If you are a pain sufferer like me, having a good laugh isn’t always easy. But it sure can make you feel better.
Recently, I gave a presentation about Laughter Therapy for the North Carolina Therapeutic Recreation Association. In preparing for the presentation, I had to think a lot about how I have survived the daily toil of chronic pain. I have had some form of pain in my back and left leg since February 2005. Experiencing pain for a long time is just a small part of the battle, though it is enough to drive a person to sadness, insanity and mild violence. For me (and probably for many of you), the greatest source of bitterness is that with the proper medical treatment at the time of injury I could be pain free. Instead, doctors dismissed my complaints and then grossly mistreated my injury. If they had just taken me seriously from the beginning and listened, I would most likely have had months of discomfort instead of years.
I figured something out recently—holding onto to that bitterness was actually hurting me-bringing me down mentally and providing excuses for me to remain severely unhappy. So I decided to remember what I already knew—it’s good to laugh.
In 2011, I was chosen to take part in a program and documentary film called, “Comedy Warriors: Healing Through Humor.” 5 disabled combat veterans were chosen to learn how to write and perform stand up comedy with the help of “A” list celebrities Bob Saget, Lewis Black, Zach Galifianakis and BJ Novak. We were also paired up with other comedy mentors who worked very closely with us to develop a 5 minute stand up set. My mentor was Bernadette Luckette, a comic with 10 years experience performing stand up and success as a writer on “The Tracy Morgan Show,” “Livin’ Single,” and “Girlfriends,” among others. She taught me exactly how powerful laughter can be. She encouraged me to write jokes about the parts of my recovery that really ticked me off, especially the gross negligence of my doctors. It was during “Comedy Warriors” that I realized how I have used my sense of humor throughout my time as a pain patient to survive. I binge-watched sitcoms during my lowest times. I cracked jokes at the Pain Management Doctor even though I was inwardly miserable.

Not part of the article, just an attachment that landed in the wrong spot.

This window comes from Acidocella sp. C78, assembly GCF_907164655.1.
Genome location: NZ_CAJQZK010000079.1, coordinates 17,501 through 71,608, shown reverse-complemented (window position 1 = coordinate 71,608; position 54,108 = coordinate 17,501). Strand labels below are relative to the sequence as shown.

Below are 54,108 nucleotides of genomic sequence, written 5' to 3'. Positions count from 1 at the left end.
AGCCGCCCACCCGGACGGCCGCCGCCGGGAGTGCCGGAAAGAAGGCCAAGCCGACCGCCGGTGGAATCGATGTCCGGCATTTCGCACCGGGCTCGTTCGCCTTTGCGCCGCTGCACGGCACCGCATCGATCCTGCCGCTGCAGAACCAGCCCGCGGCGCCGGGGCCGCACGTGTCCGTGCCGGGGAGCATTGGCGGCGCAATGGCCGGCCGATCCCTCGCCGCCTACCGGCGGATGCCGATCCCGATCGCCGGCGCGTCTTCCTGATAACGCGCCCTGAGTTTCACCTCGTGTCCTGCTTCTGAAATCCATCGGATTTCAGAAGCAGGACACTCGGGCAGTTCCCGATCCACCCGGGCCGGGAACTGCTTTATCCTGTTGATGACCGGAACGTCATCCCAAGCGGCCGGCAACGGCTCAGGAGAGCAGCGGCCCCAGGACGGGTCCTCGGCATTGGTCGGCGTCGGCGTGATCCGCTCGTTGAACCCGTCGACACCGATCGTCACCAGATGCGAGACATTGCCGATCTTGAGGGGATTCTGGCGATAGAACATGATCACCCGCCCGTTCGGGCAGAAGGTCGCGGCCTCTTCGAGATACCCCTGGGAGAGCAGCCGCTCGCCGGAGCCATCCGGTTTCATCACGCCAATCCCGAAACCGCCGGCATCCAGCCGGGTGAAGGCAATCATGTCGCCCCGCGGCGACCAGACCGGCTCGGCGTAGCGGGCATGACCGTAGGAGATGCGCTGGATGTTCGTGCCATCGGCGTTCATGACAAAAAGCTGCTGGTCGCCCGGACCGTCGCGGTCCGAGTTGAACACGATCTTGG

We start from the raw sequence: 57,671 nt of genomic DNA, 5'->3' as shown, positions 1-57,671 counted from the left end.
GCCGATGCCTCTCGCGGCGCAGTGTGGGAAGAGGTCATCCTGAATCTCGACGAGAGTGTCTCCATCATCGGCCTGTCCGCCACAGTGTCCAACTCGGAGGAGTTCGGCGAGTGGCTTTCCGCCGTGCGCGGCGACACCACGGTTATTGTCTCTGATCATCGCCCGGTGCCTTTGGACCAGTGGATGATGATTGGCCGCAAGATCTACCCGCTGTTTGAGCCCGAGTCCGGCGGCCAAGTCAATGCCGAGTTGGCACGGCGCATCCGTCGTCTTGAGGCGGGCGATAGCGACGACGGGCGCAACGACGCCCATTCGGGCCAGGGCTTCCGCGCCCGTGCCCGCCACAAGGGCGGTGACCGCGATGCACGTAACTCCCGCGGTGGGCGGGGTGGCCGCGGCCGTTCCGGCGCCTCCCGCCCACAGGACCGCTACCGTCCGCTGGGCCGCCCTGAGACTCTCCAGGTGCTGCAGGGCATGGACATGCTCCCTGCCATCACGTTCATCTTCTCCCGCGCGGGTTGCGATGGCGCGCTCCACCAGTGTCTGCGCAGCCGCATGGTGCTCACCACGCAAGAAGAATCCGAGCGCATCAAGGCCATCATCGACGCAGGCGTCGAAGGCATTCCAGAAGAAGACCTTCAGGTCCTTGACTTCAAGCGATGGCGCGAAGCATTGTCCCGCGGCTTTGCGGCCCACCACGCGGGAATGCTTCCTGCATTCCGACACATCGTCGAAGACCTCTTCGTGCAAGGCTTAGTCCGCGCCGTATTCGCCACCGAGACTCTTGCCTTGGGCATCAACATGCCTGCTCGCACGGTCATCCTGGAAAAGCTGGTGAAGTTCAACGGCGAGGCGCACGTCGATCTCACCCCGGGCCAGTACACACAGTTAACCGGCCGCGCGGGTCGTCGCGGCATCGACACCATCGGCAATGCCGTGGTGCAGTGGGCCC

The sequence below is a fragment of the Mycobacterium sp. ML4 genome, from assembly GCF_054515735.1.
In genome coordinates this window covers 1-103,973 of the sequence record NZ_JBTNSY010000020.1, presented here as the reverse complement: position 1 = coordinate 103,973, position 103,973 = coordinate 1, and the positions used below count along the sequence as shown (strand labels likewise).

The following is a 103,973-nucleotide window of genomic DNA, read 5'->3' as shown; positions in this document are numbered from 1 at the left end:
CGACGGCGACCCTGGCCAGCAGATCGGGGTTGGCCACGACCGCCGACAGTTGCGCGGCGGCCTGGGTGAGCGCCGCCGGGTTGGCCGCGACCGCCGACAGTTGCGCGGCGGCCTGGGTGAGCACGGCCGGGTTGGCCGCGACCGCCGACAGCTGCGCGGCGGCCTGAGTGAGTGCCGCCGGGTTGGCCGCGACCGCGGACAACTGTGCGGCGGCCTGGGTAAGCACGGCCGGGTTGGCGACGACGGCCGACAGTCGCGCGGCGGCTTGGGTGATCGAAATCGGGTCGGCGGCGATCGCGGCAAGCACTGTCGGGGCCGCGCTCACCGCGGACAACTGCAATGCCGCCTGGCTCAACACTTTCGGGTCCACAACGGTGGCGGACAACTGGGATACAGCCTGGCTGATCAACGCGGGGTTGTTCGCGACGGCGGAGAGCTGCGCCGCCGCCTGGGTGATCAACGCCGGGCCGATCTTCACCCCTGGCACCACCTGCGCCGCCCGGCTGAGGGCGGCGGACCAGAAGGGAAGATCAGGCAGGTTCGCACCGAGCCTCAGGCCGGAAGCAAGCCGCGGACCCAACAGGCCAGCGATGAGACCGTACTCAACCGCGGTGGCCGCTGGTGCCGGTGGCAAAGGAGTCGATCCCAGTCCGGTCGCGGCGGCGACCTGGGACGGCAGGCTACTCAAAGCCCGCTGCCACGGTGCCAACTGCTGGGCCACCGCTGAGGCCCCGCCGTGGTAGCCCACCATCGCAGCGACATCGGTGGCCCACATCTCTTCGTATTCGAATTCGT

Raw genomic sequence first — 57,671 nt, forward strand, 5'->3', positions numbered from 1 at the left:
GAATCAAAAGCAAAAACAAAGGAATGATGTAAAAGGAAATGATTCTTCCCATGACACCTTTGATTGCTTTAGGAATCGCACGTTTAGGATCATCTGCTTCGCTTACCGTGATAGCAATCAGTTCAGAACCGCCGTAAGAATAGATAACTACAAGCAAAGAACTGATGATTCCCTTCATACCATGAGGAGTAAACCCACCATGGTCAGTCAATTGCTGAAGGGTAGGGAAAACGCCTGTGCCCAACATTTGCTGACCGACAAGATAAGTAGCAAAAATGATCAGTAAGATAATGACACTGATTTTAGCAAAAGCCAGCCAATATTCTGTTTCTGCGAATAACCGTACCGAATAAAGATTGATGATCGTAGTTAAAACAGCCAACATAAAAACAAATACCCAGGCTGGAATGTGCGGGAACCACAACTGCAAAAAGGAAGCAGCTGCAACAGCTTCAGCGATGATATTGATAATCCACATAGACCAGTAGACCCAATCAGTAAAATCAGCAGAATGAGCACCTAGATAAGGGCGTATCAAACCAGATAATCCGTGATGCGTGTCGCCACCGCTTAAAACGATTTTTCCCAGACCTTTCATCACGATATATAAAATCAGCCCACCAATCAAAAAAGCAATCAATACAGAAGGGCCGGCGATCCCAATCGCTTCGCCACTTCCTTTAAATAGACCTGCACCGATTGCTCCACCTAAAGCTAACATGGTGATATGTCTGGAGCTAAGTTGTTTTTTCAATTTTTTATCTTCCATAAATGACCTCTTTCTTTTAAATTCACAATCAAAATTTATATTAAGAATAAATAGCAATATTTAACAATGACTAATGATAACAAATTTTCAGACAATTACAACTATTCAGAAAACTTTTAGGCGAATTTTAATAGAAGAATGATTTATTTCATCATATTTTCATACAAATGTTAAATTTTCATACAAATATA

LAUGHTER IS THE BEST MEDICINE
In doing research for this presentation I discovered the physiological and psychological reasons that laughter really is the best medicine. In 1964, world-renowned journalist and peace advocate Norman Cousins was diagnosed with ankylosing spondylitis, a degenerative and debilitating disease of the spine. Doctors told him that he would die very soon from the disease and offered little hope for regaining any ability to move freely. Fortunately, Cousins did not accept this grim diagnosis. He checked himself into a hotel and rented hours worth of comedic movies including the “Marx Brothers” and episodes of “Candid Camera.” Cousins discovered that an extended period of rigorous belly laughter relaxed him enough that he could sleep, allowing his body to heal.
Eventually, Cousins recovered from his illness and lived another 26 years. More important than that, he also became the modern champion of a field called gelotology: the science and study of the physiological and psychological effects of laughter. Did you know that smiling for 20 seconds cools the blood to your brain, creating positive emotions? In the opposing corner, frowning for 20 seconds warms the blood to your brain, creating negative emotions. Laughter has been proven to relax muscles, produce endorphins, boost immunity, lower stress hormones, prevent heart disease and even decrease pain.
I acknowledge that laughter is not the miracle panacea we all wish for but it is a normal human experience that we can use to our distinct advantage. Try a laughter yoga class (which is the subject for a whole another column!). Rent movies and shows that make you laugh. Force a smile for 20 seconds when you are feeling sad, frustrated or angry.
Add laughter to your kit box of tactics in reducing pain, boosting your mental outlook and staying healthy.
Let the healing begin!
Editor’s Note—Darisse Smith is a US Army veteran and a chronic pain sufferer who occasionally writes for the National Pain Report. Laughter works for her. What works for you?